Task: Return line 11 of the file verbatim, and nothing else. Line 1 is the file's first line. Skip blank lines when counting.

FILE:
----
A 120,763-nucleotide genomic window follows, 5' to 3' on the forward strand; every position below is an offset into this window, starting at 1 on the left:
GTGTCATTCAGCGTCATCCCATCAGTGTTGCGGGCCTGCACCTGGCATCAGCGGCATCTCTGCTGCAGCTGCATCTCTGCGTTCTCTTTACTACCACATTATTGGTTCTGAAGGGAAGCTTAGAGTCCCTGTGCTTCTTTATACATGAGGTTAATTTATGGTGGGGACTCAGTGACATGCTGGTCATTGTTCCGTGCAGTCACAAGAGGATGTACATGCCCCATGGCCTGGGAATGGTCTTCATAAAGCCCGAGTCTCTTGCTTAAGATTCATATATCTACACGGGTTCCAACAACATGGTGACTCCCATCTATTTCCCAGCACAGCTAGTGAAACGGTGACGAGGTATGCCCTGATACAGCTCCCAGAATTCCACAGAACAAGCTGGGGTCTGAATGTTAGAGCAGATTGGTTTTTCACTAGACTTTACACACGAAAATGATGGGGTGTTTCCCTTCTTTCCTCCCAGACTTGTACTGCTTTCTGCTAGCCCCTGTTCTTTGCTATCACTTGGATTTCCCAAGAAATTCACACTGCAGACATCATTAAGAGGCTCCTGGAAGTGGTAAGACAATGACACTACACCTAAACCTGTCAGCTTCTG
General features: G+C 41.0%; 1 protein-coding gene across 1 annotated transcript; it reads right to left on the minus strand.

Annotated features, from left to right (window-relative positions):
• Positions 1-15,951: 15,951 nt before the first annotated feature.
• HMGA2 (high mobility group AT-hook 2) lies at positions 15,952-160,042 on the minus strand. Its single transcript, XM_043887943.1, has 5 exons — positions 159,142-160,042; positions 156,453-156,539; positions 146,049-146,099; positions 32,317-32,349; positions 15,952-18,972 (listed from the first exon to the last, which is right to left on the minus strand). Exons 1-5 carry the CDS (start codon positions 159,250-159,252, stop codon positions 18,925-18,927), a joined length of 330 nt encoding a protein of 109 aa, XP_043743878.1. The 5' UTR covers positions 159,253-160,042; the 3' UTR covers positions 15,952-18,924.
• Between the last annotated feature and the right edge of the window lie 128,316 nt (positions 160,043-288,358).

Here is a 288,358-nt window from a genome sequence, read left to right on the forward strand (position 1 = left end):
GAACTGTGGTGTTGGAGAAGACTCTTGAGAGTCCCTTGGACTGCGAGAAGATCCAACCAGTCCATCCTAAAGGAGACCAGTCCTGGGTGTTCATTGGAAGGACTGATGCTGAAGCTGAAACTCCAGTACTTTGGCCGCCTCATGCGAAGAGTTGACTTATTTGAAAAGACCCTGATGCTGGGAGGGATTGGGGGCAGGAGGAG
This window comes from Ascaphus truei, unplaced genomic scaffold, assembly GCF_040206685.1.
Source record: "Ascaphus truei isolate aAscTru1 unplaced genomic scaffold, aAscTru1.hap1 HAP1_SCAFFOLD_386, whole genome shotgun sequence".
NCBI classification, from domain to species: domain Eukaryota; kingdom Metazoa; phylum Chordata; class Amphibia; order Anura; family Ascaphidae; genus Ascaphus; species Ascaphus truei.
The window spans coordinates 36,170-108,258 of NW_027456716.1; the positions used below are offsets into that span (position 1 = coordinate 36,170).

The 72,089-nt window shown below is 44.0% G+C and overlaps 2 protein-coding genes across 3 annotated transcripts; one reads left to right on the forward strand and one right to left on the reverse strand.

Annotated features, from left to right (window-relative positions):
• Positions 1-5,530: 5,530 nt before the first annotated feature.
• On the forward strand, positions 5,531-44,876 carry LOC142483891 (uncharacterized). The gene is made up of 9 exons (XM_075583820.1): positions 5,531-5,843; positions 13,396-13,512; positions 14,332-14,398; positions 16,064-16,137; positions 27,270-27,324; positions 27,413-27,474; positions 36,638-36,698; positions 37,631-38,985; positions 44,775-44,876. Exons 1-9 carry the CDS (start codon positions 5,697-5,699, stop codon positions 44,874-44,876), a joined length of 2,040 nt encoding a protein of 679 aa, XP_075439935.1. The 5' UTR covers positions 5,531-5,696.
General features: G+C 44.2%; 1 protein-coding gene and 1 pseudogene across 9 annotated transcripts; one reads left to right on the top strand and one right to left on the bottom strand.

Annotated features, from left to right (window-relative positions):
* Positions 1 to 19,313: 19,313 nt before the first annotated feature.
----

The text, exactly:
Source record: "Ascaphus truei isolate aAscTru1 unplaced genomic scaffold, aAscTru1.hap1 HAP1_SCAFFOLD_386, whole genome shotgun sequence".